What is the issue?
Many students with mental illnesses and intellectual disabilities face discrimination in school, and most schools do not have the resources needed to help. Not only are families lacking support from schools, but school programs do not always have the resources or funding necessary to assist. The issues can range from lack of support for children on the autism spectrum, intellectually disabled students, or students suffering from PTSD and depression to increased suspension and punishment for students exhibiting behaviors related to mental illness or autism.
Why is this important?
Autism affects children of all races and ethnicities, though it is much less likely to be diagnosed in children of color. Students who live in communities with high levels of violence often exhibit symptoms of PTSD, which can go untreated their entire lifetimes. Children of color are often the most likely to be discriminated against, suspended, and eternally disadvantaged because educators and administrators routinely fail to identify and properly treat behaviors associated with autism or PTSD. Instead, students of color with autism or PTSD are more likely to be mislabeled as “problematic” or having “behavioral issues.” Suspensions start as early as preschool and set children on a path of failure throughout their educational careers and adult lives. Instead of providing resources and services, schools too often punish students for behavior they cannot control.
If students’ mental health and developmental needs are met, they are more likely to attend school, engage in school activities, establish healthy, caring connections with others, refrain from aggressive behavior, and avoid the juvenile justice system.
How does iustitia advocate and educate on this issue?
iustitia encourages the implementation of school programs that ensure all students have access to a reliable and strong education, including special needs programs and the availability of mental health professionals. It advocates for public school systems to better equip teachers and administrators to identify PTSD, autism, and intellectual disabilities, particularly in children of color, and refrain from punishment. Through litigation, iustitia advocates for increased understanding and education in the public school systems about the range of behaviors that children with intellectual disabilities and mental illnesses face and how to approach these issues with the best interest of the student in mind.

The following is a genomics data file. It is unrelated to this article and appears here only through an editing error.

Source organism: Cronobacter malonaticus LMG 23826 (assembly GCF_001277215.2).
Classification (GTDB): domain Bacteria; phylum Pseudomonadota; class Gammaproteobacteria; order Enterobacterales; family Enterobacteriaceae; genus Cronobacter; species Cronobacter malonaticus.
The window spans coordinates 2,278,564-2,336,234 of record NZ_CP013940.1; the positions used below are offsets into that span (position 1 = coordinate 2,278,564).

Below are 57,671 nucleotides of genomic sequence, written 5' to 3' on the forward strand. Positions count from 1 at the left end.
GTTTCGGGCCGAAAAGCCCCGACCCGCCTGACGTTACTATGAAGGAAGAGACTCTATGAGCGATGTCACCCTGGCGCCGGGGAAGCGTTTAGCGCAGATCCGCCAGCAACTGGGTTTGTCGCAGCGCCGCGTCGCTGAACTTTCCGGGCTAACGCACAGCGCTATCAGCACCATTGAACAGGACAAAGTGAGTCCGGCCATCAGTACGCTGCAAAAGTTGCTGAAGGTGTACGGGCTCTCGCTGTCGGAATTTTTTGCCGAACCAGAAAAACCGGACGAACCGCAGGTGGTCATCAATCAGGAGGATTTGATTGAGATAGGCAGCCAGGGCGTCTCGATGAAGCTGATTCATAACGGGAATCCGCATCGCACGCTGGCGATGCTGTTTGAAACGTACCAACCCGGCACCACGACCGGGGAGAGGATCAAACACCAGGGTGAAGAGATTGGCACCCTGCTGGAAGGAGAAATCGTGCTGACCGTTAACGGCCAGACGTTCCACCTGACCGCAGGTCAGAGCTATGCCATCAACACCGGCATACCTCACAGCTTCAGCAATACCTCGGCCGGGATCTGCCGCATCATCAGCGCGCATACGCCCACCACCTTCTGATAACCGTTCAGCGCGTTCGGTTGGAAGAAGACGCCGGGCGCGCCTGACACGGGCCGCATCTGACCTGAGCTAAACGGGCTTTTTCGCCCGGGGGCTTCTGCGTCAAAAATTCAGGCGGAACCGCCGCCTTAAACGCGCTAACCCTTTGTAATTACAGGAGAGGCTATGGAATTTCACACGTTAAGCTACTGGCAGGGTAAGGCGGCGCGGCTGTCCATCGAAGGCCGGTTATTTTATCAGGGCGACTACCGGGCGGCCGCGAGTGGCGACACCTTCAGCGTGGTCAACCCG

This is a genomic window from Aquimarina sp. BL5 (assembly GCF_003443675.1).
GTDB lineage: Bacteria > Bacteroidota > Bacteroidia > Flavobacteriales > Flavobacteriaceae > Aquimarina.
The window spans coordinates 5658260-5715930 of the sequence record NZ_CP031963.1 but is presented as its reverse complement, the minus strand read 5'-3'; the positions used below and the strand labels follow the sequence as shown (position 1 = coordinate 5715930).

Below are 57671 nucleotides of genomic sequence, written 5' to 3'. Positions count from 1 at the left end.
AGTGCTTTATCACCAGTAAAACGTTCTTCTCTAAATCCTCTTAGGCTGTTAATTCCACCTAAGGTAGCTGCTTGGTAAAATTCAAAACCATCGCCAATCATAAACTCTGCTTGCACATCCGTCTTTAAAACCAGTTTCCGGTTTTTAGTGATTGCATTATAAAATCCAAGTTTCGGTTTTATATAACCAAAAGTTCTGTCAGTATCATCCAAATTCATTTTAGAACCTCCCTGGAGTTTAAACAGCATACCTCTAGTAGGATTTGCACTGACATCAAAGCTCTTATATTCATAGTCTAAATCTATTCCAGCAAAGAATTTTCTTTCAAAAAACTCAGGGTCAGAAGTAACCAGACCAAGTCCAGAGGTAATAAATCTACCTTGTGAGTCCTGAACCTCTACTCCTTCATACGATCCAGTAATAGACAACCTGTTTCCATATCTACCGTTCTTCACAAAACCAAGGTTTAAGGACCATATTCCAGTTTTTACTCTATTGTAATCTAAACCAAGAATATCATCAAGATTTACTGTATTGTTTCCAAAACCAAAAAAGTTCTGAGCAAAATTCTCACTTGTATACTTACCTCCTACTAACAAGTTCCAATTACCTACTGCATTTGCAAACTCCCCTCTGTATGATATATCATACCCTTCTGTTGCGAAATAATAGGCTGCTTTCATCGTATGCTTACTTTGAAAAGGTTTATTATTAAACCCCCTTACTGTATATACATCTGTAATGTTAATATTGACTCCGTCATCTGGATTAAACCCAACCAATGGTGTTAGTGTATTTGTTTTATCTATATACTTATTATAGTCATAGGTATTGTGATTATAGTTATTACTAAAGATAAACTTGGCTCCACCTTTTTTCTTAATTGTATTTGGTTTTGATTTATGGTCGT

- May 2016: The Globe is taking a year-long look at promising practices to address a range of social, emotional, and cultural issues in Massachusetts public schools that could be affecting classroom achievement. There is a large focus on the lack of mental health support systems available to public school students.
- July 2012: A discrimination complaint was filed with the U.S. Department of Education's Office of Civil Rights (OCR) on behalf of a student at Princeton University. After the student survived an overdose of antidepressants, the University evicted him from his dorm room, prohibited him from attending classes, banned him from campus, and coerced him to voluntarily "withdraw" for a period of one year. The complaint is pending OCR investigation.
Mental Health Service Providers:
- Substance Abuse and Mental Health Services Administration (SAMHSA)
- Association for Children’s Mental Health
Read more on our blog.
- Let Them Speak: Why Teachers and School Employees Need Mental Health Training
- President-Elect Trump’s Potential Effect on Public Education and Neurodiversity